I believe Tethering is a must for Dealers and Auction houses who are photographing tens through to a few thousands of coins in a session( a session might occur over a number of days. At the same time, I would expect those uses to be using a much more expensive camera than one for a sub $400 system.

This comes to my viewpoint. I don't believe Tethering ( I personally dislike it) is necessary and certainly, for some, it might be a nice to have. For the collector who might photography a handful of coins once every two works or so Tethering would not be a must-have.

When I think sub $400.00 system I immediately think of the hobbyist who wants to photographically document their coins. There might be an initial intense period of photography, but then I expect the use of the system would drop to the frequency with which coins were acquired. For this particular camera user, I think the Oly might be well worth considering.


Quote:
I'm curious which camera do you believe has higher image quality than the Rebel XS for a similar price? The camera you are recommending costs 2-3x.


Never used a rebel have no idea what it is capable of. All I know is it is a system that was introduced around 2008. The Oly has only introduced only 3-5 years ago probably closer to five. I do have to point out challenging my suggestion( not a recommendation as you state) by comparing a 10-year-old camera with a much more modern camera that I had made it clear was just starting to enter the realms of a $400.00 system was most disingenuous of you.

I don't make sweeping recommendations for any Camera. My favourite Camera is certainly way outside the realms of a sub $400.00 system. I won't speak for others just myself. When someone tries to recommend a product to me without finding out what my specific needs and preferences are I stop listening. There are faults with the camera I have suggested may be worth looking at. However, there are other factors that really make it stand out as a good buy. You will never convince me that simply because a Camera can't tether it's not fit for coin photography. I can happily accept you won't use a camera if it can't tether but don't tell me my preference for not tethering doesn't suit my interest in Coin Photography.




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 Posted 12/04/2018  08:59 am  Show Profile   Bookmark this reply Add rmc to your friends list Get a Link to this Reply
austrokiwi.I made this post for a setup on a budget of $400.00! Ray has done that for me and many others. If you are looking to debate something other than this, I don't think this is the thread it should be done in....just my opinion.
Edited by rmc
12/04/2018 08:59 am
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 Posted 12/04/2018  11:55 am  Show Profile   Bookmark this reply Add rmpsrpms to your friends list Get a Link to this Reply
Over the last 5 years since this thread was started, prices for most of the items have dropped, some significantly. Below is the latest shopping list with prices I pulled from eBay active and sold listings:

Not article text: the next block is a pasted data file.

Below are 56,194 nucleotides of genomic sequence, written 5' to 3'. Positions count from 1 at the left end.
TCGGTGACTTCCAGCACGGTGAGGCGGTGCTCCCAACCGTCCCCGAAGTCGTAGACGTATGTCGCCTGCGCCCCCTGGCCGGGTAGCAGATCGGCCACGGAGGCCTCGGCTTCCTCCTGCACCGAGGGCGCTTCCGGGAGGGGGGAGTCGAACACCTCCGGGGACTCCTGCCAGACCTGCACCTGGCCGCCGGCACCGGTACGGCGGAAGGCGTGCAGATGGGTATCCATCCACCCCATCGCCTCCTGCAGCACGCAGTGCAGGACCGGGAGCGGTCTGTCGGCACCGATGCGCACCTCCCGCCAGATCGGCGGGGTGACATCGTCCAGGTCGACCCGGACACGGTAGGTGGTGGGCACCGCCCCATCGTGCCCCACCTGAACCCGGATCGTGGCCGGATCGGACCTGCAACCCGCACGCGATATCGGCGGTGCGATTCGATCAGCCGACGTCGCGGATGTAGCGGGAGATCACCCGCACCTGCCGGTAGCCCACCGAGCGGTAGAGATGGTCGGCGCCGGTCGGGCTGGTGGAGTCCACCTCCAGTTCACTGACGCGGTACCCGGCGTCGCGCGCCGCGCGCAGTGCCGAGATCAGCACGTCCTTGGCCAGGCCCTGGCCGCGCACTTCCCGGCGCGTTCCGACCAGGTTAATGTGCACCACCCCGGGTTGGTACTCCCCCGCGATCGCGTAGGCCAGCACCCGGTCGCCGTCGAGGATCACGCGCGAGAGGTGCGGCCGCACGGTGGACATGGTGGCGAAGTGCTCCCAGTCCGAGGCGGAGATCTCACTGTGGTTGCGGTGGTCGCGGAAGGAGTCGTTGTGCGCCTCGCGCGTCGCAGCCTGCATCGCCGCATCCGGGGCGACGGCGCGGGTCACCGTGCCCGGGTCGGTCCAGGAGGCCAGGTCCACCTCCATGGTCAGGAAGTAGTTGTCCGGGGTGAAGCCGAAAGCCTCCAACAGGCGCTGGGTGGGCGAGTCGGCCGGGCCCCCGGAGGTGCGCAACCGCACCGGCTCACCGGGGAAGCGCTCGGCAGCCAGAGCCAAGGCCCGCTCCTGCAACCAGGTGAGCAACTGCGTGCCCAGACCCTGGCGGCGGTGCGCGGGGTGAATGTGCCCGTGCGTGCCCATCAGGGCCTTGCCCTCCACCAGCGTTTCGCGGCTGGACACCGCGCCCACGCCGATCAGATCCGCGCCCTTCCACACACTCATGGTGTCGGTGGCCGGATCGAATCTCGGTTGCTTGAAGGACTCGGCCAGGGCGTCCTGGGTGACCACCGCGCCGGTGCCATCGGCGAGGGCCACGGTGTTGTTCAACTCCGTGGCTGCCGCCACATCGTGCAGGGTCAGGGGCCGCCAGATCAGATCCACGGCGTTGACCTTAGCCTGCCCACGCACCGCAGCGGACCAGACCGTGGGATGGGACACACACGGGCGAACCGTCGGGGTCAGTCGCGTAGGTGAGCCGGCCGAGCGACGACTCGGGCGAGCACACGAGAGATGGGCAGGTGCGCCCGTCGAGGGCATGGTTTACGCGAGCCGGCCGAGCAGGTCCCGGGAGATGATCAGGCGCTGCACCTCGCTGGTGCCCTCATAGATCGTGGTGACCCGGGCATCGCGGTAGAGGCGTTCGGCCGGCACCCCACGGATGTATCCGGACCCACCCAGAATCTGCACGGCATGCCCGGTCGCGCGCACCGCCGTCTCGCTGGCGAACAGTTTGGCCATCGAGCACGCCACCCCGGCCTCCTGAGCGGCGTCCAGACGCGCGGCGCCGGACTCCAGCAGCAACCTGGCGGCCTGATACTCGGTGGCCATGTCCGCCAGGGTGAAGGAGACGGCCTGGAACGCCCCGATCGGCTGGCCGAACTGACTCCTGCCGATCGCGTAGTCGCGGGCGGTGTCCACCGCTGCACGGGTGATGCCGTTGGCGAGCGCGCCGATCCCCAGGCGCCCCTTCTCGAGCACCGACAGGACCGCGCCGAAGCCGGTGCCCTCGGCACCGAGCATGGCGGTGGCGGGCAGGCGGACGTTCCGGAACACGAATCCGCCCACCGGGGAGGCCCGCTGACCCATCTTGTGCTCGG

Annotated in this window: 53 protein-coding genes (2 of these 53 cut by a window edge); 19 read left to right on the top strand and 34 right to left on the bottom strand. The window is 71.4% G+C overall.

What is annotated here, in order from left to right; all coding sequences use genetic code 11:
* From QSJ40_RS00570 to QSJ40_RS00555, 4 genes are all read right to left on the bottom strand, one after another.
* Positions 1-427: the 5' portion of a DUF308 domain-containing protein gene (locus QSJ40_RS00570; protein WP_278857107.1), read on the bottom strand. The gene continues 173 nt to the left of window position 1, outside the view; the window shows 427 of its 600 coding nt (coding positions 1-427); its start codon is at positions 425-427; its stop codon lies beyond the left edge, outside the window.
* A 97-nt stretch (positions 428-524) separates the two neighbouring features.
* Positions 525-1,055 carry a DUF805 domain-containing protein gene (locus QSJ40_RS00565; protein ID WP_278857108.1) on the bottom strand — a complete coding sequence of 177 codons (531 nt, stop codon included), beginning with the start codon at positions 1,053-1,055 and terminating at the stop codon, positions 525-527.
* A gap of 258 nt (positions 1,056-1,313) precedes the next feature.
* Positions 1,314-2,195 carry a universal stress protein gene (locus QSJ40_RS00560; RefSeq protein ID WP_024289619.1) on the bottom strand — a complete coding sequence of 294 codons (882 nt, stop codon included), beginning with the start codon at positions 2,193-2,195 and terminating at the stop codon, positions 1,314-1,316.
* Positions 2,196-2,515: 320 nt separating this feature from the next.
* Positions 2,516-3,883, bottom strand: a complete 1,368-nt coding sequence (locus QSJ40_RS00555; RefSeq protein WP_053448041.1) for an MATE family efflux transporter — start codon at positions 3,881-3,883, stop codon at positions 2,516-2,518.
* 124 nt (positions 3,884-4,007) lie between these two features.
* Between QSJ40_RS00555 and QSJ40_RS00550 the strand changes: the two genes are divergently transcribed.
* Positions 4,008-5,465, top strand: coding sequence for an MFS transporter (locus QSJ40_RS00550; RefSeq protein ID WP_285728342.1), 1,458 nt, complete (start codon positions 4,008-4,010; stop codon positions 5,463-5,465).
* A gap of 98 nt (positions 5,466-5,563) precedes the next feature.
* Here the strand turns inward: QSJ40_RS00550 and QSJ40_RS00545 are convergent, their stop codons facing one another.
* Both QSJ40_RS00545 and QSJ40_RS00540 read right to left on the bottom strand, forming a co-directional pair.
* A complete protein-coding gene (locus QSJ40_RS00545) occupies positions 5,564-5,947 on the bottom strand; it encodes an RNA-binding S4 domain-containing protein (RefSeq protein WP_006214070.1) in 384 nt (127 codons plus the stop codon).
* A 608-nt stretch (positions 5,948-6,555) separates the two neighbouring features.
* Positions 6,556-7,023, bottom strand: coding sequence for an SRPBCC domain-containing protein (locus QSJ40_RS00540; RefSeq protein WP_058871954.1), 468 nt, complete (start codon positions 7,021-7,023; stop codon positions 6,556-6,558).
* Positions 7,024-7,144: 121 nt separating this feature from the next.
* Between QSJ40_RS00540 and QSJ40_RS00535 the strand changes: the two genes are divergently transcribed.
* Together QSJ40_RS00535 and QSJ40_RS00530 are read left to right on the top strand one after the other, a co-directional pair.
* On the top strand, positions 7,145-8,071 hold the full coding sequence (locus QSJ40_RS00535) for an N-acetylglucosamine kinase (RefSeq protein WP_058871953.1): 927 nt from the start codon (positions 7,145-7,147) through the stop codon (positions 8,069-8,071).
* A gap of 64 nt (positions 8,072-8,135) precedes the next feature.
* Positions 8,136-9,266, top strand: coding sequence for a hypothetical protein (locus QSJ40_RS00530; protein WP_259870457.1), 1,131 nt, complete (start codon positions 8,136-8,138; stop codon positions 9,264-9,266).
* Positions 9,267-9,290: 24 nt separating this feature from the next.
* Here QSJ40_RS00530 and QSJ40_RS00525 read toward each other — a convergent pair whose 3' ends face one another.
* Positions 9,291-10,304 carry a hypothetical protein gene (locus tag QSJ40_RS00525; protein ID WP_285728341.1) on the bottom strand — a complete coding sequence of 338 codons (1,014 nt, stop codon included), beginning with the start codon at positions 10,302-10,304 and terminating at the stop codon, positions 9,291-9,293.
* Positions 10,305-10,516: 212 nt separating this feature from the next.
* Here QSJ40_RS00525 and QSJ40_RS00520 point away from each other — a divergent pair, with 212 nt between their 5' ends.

Canon XS camera, body only: $175 ( NOW $110)
EOS-M42 Adapter: $5 (NOW $2)
M42 focusing helicoid, 17-31mm: $30 (we now recommend 35-90mm, cost $27)
M42 extensions, 2 sets 7/14/28mm: $15 (NOW $13)
M42-M39 adapter: $3 (NOW $1)
M42-RMS Adapter: $15 (NOW $7)
Nikon 75mm EL-Nikkor Lens: $40 (NOW $25)
Nikon M5 or Plan4 objective: $30 (Plan 4 selling for $20)
Tripod: $30 (Same)
IKEA Jansjo LED lights, two: $20 (Same)

Total $363 (NOW $255)

That is quite a big drop in price! Of course, functionality has not changed, except that in the last 5 years we've learned that the 35mm-90mm M42 helicoid is a better choice than the 17-31mm version originally recommended. This still represents the best budget coin photography system available.
Contact me for photographic equipment or visit my home page at:
http://macrocoins.com
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 Posted 12/04/2018  5:17 pm  Show Profile   Bookmark this reply Add ngs428 to your friends list Get a Link to this Reply
We can also not buy the M42 extension sets listed above when you get the 35-90mm helicoid. You mentioned it Ray, but just trying to make sure it is clear what you don't need to buy. This is assuming you aren't buying the Plan4 or M5, not sure if you use the extensions with those lenses, as I don't use them.
Edited by ngs428
12/04/2018 5:26 pm
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 Posted 12/04/2018  9:27 pm  Show Profile   Bookmark this reply Add rmpsrpms to your friends list Get a Link to this Reply
For sure if you are only doing full-coin imaging, you would only need the helicoid, but for the objective you need more extension. So if you only plan to do full-coin imaging, you wouldn't buy the objective, extensions, or adapter, and the total cost of the system would be $215 (!)
Contact me for photographic equipment or visit my home page at:
http://macrocoins.com
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 Posted 12/05/2018  09:42 am  Show Profile   Bookmark this reply Add pepactonius to your friends list Get a Link to this Reply
For $400, it looks like you can now go first class and get a bellows and microscope focusing stage instead of the focusing helicoids. Of course, you'd need various adapters and other hardware bits to hook everything together. Depending on circumstances, you might also need a lens longer than 75mm.